It still has some important holes, though. Cascade delete is one of the most prominent ones, and even though the developers have been aware of this issue, there is no expectation of when it will be solved (see more here and the discussion on the proposal here).
Cascading delete allows you to automatically delete related records, which is important specially in one-to-many relations.
For example, if you delete an Author, you would expect all its Posts to be deleted as well (and any other records related to this author).
The cascade delete is usually configured at the database level and one would expect that it would be available to be expressed in the prisma schema.
Right now, if you have a required relation (such as Posts need to have an Author) and try to delete an Author with Posts, prisma will return:
The change you are trying to make would violate the required relation 'PostToAuthor' between the `Post` and `Author` models.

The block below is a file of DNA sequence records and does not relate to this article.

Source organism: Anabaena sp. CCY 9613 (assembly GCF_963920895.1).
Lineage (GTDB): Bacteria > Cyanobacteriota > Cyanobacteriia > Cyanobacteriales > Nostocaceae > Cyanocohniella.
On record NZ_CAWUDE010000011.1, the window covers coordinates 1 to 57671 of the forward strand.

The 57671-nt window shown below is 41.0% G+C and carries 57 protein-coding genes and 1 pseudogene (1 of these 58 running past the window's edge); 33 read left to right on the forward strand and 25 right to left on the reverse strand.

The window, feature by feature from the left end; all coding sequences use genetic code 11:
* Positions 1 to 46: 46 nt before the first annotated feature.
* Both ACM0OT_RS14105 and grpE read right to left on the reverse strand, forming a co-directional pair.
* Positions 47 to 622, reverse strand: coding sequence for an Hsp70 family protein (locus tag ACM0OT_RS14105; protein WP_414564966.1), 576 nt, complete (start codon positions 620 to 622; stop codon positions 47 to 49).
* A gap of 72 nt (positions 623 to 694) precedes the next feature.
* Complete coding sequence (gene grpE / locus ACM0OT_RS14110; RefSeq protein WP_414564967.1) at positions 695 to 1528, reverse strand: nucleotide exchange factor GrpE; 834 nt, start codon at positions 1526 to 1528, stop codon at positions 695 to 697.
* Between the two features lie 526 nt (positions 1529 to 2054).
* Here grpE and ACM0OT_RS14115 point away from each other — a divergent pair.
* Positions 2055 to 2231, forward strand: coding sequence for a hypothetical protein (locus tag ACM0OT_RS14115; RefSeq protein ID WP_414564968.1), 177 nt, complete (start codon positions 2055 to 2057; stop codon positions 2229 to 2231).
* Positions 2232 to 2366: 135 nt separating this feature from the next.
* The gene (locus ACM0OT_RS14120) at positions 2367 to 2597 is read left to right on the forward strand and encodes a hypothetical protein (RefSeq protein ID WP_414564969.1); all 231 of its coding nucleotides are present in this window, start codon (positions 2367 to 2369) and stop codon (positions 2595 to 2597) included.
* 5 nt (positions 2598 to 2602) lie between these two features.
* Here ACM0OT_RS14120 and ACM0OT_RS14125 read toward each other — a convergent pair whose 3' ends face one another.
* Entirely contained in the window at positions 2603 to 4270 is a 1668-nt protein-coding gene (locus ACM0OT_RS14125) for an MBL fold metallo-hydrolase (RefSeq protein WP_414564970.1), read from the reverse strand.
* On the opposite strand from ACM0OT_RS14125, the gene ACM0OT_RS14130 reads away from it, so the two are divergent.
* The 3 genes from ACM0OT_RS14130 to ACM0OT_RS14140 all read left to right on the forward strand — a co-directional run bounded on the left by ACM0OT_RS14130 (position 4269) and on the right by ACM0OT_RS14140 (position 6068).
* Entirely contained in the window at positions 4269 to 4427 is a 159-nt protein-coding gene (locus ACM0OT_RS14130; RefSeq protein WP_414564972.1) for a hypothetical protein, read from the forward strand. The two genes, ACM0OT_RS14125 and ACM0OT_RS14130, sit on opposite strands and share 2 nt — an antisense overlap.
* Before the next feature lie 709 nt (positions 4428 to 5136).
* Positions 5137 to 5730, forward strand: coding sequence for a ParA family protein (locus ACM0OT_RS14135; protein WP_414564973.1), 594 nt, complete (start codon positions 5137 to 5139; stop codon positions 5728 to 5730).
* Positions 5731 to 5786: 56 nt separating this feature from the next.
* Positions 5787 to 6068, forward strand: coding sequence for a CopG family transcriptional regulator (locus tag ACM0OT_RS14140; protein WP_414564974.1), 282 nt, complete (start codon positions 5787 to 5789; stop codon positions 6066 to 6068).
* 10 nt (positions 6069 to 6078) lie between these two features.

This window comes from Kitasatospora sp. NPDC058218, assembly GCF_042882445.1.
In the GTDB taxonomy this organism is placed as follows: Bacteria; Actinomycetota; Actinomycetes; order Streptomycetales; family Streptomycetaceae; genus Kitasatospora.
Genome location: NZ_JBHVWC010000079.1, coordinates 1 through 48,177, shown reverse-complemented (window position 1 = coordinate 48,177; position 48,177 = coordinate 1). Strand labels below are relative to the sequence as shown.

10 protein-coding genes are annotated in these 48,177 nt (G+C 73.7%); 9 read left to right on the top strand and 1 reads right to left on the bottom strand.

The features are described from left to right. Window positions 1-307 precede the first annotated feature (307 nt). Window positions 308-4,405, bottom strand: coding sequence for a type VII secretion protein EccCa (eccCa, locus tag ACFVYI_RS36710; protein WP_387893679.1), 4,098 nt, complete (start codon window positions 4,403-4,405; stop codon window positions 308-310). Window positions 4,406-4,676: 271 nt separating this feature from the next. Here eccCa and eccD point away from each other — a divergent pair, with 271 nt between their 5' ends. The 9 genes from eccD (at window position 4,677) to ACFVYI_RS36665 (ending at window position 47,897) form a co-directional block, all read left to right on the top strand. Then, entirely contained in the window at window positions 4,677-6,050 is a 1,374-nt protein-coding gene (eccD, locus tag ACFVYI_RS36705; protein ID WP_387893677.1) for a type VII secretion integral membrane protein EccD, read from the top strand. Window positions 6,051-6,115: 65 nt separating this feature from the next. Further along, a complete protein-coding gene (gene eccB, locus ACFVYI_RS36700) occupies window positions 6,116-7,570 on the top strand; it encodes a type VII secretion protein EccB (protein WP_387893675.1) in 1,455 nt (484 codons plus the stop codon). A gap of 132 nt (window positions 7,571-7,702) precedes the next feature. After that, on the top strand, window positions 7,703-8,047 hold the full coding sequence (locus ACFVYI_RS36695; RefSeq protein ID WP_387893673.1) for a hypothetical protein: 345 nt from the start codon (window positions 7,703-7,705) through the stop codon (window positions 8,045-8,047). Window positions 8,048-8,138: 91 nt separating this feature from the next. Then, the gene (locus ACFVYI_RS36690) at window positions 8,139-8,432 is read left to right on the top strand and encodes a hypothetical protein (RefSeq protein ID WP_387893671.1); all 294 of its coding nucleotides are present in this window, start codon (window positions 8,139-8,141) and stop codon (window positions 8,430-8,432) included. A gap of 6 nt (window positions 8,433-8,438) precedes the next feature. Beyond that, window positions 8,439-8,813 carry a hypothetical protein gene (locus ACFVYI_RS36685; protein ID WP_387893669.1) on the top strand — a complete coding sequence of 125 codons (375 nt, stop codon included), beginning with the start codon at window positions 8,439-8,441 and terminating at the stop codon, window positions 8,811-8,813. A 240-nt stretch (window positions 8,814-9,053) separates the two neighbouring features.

The most basic option would be to configure your database to perform the cascading delete.
Prisma has a good documentation on how to do this on the most famous RDBMS here
Pal.js is a library with a series of helper packages to use with Prisma. One of those, the On Delete plugin allows you to use comments on your schema do define on delete behaviors.
You can check more of it here.
This is what is recommended on Prisma docs (right here). In this solution, you would need to hard code all the deletions, which might be impracticable in some cases.
There is a package that can take care of that, creating all the deletions necessary to cascade delete and perform them on the right order. Check more here;
I hope Prisma team will soon tackle this issue so we can create cascade deletes out of the box. On the meantime, I tend for the option 3 and the prisma-cascade-delete package.
Feel free to ask questions or reach me out on Twitter